As Twin Attacks Kill At Least 34 in Brussels, How Should Belgium and Europe Respond?

March 22, 2016
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Peter Bouckaert

Human Rights Watch’s emergencies director.

In the Belgian capital of Brussels, explosions have hit the international airport and a city metro station, reportedly killing more than two dozen people and wounding scores. Belgium’s federal prosecutor said the two blasts at the airport were carried out by a suicide bomber. There were also reports of shots fired before the explosions at the airport, which occurred at about 8 a.m. this morning. About an hour later, another explosion hit the Maelbeek metro station. "These really are two very central targets," says Peter Bouckaert, emergencies director for Human Rights Watch and a native of Belgium. "The Schuman and Maelbeek stations are where most of the European bureaucrats get out of the metro to go to work, and these attacks took place just after 9:00, just as people were getting to the office, including my own colleagues at Human Rights Watch. They left the metro just minutes before these explosions took place. It certainly has shook Belgium to the core." We speak with Bouckaert in Geneva for the latest.


TRANSCRIPT

This is a rush transcript. Copy may not be in its final form.

AMY GOODMAN: In the Belgian capital of Brussels, explosions have hit the international airport and a city metro station, reportedly killing more than two dozen people and wounding scores of others. Belgium’s federal prosecutor said the two blasts at the airport were carried out by a suicide bomber. There were also reports of shots being fired before the explosions at the airport, which occurred at about 8:00 in the morning Brussels time. About an hour later, another explosion hit the Maelbeek metro station. Early reports say 15 people died at the metro station, up to 13 at the airport, with more than a hundred wounded at both locations.

The attacks come just four days after authorities in Brussels arrested Salah Abdeslam, who is a suspect in the November Paris attacks that killed 130 people. He had fled to Brussels after the Paris attacks. After Abdeslam’s arrest in a raid on Friday, the Belgian interior minister had warned the country was on the highest level of alert for a possible revenge attack, telling public radio, quote, "stopping one cell can ... push others into action."

European Union foreign policy chief Federica Mogherini spoke early today in Amman, Jordan.

FEDERICA MOGHERINI: It’s also a very sad day for Europe, as Europe and its capital are suffering the same pain that this region has known and knows every single day, being it in Syria, being it elsewhere. We are still waiting for more precise news on the dynamics of the attacks in Brussels, but it is quite clear that the roots of the pain we are suffering around our region are very much the same and that we are united in not only suffering, our victims, but also reacting to this act and preventing radicalization and violence.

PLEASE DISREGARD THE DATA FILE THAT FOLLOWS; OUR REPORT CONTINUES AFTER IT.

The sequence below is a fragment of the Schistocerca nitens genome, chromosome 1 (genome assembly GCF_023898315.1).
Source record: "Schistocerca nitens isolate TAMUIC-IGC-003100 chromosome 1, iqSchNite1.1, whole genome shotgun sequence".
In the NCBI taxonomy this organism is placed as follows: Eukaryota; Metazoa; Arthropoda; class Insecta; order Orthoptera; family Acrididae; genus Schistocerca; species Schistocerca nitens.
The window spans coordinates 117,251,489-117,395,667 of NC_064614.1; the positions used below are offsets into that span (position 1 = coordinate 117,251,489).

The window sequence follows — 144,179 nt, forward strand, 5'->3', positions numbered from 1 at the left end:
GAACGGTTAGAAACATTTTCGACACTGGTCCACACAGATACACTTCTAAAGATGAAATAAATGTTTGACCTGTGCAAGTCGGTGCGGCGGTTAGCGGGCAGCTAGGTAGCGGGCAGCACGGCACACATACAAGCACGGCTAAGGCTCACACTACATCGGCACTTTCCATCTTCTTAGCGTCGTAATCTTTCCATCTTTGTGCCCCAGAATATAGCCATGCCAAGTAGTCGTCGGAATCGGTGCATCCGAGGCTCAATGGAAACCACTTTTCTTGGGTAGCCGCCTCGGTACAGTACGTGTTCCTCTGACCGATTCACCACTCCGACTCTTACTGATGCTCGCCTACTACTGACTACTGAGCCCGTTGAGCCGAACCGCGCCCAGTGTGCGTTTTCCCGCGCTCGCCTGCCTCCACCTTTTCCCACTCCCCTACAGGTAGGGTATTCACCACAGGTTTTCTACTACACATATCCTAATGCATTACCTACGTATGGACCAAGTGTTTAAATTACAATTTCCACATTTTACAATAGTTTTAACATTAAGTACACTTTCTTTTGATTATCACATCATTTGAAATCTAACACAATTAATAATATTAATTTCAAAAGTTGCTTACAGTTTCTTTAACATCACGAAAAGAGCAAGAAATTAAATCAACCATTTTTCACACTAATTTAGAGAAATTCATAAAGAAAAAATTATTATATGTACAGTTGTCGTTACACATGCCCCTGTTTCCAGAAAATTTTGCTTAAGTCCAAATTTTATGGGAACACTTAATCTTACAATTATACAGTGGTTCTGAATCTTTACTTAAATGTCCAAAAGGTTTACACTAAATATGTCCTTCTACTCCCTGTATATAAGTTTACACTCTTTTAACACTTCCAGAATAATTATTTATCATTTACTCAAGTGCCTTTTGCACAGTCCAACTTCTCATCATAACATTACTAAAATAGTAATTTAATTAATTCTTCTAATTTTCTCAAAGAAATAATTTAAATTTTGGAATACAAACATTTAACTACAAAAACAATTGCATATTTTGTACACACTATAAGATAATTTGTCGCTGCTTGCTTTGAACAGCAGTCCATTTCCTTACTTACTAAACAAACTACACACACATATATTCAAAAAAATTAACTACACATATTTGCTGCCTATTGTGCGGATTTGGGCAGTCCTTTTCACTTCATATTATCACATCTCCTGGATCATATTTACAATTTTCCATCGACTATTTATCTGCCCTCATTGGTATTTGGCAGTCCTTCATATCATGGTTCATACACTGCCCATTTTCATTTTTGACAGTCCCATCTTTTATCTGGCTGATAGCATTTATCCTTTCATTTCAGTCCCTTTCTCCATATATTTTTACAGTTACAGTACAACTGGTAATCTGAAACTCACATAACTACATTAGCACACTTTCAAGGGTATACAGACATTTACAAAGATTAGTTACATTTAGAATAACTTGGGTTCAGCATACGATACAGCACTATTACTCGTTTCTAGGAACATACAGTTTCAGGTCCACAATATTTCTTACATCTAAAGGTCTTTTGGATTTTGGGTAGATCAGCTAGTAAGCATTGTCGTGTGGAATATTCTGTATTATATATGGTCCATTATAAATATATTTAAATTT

AMY GOODMAN: We’re joined by Peter Bouckaert, Human Rights Watch’s emergencies director. He is originally from Belgium. He’s just returned from the Greek-Macedonian border, where he’s been working with refugees.

Peter, can you talk about the places that were hit, the explosions? Your response to what happened today in your country of Belgium?

PETER BOUCKAERT: Yes. These attacks have really brought Belgium to a standstill. They started with an attack at the departure hall in the airport, Zaventem International Airport, at about 8:00 a.m. And as people were absorbing this news and heading to work right during rush hour, the Maelbeek metro station, which really is right in the center of Brussels, right around where all of the European institutions are based, was hit by a second blast, in which at least 15 people were killed. Right now the public transport system has been shut down. The Eurostar and Thalys rail systems have been shut down. And many public buildings in Belgium have also been shut down out of fear of further threats.

AMY GOODMAN: And can you talk about what’s happened, you know, following the arrest of Abdeslam this weekend, one of the suspects in the November attacks who did not blow himself up? He was found just a block from his childhood home. Can you talk about the community he’s from, that you know well?